Net government investment has been low in the past 15 years and declined markedly
at the level of the municipalities in the first half of the 2000s.
While survey evidence suggests that the quality of German transport infrastructure continues to rank
highly, there is some indication that maintenance standards have fallen (BMVI 2015).
Moreover, there is scope to raise provision of social infrastructure which is key to raise
long-term inclusive growth. For example, in 2014, only 33% of children under the age of 3
were enrolled in day care and only 53% of elementary schools offered full-day schooling,
although supply has improved considerably over the past 10 years.
The subnational government levels contribute to the funding of transport and key social infrastructure.
Municipalities which invest less tend to be those with weak budgetary positions, are in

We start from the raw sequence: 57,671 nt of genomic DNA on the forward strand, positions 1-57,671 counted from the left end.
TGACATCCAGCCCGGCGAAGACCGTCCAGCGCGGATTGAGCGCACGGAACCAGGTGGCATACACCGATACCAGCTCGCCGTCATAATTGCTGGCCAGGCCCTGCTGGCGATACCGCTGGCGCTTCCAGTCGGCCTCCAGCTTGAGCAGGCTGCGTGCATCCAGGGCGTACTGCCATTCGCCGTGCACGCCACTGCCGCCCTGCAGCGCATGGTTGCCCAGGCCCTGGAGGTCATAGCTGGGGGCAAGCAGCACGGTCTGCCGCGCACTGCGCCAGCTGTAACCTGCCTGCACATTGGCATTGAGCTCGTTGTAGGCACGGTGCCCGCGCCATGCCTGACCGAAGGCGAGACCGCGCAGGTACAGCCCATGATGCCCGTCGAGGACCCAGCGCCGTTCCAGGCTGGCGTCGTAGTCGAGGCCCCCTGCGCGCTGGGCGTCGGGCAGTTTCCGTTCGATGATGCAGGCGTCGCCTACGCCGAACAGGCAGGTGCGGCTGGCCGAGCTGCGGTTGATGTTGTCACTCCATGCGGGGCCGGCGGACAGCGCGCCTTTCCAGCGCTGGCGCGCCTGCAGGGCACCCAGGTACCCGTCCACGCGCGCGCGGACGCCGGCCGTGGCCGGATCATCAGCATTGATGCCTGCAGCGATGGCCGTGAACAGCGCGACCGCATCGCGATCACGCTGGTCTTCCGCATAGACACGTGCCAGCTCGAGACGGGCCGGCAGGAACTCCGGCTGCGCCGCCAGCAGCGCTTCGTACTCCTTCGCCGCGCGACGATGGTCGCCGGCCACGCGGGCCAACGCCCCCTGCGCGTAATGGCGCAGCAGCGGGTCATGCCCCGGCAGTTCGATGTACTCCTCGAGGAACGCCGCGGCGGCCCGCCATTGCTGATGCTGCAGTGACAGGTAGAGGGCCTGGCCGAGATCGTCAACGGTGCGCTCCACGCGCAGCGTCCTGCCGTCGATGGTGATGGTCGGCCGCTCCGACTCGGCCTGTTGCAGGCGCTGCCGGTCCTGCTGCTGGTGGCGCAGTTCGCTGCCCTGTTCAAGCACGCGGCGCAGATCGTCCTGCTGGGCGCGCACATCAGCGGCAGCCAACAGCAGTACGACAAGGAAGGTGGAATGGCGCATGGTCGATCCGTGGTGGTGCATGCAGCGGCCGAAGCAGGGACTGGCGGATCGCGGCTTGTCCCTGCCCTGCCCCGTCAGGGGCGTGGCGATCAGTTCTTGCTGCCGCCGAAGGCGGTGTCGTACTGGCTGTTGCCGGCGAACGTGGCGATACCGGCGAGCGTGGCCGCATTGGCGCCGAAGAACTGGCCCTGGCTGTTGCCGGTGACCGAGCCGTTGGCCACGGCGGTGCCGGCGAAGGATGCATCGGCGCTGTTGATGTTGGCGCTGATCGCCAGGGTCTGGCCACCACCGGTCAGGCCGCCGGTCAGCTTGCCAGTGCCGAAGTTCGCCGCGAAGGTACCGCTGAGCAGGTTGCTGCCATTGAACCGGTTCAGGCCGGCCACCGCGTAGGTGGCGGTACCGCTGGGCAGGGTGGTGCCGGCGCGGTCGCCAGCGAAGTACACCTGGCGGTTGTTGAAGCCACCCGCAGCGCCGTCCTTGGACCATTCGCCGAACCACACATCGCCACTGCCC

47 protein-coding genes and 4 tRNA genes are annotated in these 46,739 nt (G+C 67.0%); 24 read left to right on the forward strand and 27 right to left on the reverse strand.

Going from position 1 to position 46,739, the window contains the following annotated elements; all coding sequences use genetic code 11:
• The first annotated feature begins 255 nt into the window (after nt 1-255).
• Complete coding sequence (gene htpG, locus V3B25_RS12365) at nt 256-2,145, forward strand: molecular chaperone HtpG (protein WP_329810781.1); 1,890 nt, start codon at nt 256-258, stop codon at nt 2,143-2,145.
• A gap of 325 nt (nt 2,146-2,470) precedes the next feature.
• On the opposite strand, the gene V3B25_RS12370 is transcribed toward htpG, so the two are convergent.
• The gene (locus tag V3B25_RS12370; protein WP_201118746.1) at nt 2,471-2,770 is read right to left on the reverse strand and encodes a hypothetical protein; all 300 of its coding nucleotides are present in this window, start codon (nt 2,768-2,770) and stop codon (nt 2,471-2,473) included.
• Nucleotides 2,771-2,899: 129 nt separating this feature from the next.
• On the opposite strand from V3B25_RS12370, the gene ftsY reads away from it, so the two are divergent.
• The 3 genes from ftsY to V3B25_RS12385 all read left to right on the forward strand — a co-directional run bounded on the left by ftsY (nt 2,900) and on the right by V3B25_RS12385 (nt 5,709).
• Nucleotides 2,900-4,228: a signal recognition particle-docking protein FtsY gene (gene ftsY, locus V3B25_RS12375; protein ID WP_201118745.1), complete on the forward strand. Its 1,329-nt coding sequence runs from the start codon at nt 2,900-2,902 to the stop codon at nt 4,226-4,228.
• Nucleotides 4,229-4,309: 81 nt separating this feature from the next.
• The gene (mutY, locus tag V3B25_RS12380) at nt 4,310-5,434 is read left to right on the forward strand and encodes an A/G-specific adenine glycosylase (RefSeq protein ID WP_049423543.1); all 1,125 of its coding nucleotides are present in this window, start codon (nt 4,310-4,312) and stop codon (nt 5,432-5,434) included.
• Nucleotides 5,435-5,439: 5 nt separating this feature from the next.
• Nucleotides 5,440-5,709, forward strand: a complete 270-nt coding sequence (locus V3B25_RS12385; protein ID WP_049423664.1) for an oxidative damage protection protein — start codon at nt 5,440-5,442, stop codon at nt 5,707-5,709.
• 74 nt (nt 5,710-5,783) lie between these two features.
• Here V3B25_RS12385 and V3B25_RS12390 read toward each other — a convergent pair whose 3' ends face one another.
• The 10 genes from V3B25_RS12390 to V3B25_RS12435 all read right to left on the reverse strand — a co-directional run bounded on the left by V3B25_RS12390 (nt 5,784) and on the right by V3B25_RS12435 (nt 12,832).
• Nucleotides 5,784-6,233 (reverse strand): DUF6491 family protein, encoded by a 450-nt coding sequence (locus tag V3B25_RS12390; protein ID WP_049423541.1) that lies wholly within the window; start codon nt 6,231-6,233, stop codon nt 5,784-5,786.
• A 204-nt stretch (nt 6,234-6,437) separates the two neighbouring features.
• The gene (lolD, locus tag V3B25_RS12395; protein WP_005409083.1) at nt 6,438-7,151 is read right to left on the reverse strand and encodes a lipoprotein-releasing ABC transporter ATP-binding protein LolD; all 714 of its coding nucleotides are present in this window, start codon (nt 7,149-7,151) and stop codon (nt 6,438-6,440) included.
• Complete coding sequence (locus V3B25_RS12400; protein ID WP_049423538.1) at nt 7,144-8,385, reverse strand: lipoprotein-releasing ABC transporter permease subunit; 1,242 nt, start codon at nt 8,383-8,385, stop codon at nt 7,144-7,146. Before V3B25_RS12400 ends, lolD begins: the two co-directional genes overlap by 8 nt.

relatively poor regions, and have relatively high spending on social cash transfers (which
are often mandated at the federal level, but are the responsibility of municipalities).
(Arnold et al., 2015).
Fiscal federal transfers broadly equalise tax revenues per capita across
the Länder but do not take into account differences in federally mandated social cash
transfer spending. This reduces budgetary space for investment spending in municipalities
where such transfer spending is high.